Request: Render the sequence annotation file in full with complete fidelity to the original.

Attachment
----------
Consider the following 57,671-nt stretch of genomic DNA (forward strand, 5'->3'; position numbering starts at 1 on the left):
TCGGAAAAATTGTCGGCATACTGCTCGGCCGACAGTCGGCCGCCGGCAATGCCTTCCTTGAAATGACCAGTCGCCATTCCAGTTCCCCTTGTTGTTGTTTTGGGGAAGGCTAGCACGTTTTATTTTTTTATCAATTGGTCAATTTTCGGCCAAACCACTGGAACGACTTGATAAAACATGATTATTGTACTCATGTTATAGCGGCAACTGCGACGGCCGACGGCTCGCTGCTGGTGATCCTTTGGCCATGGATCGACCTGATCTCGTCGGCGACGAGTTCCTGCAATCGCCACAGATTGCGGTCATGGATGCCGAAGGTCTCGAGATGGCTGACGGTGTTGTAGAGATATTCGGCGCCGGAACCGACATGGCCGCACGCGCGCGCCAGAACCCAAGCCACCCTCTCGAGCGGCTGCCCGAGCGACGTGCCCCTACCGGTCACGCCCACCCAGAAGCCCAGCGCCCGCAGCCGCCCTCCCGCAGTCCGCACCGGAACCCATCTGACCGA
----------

Consider the following 57,671-nt stretch of genomic DNA (forward strand, 5'->3'; position numbering starts at 1 on the left):
TCGGAAAAATTGTCGGCATACTGCTCGGCCGACAGTCGGCCGCCGGCAATGCCTTCCTTGAAATGACCAGTCGCCATTCCAGTTCCCCTTGTTGTTGTTTTGGGGAAGGCTAGCACGTTTTATTTTTTTATCAATTGGTCAATTTTCGGCCAAACCACTGGAACGACTTGATAAAACATGATTATTGTACTCATGTTATAGCGGCAACTGCGACGGCCGACGGCTCGCTGCTGGTGATCCTTTGGCCATGGATCGACCTGATCTCGTCGGCGACGAGTTCCTGCAATCGCCACAGATTGCGGTCATGGATGCCGAAGGTCTCGAGATGGCTGACGGTGTTGTAGAGATATTCGGCGCCGGAACCGACATGGCCGCACGCGCGCGCCAGAACCCAAGCCACCCTCTCGAGCGGCTGCCCGAGCGACGTGCCCCTACCGGTCACGCCCACCCAGAAGCCCAGCGCCCGCAGCCGCCCTCCCGCAGTCCGCACCGGAACCCATCTGACCGA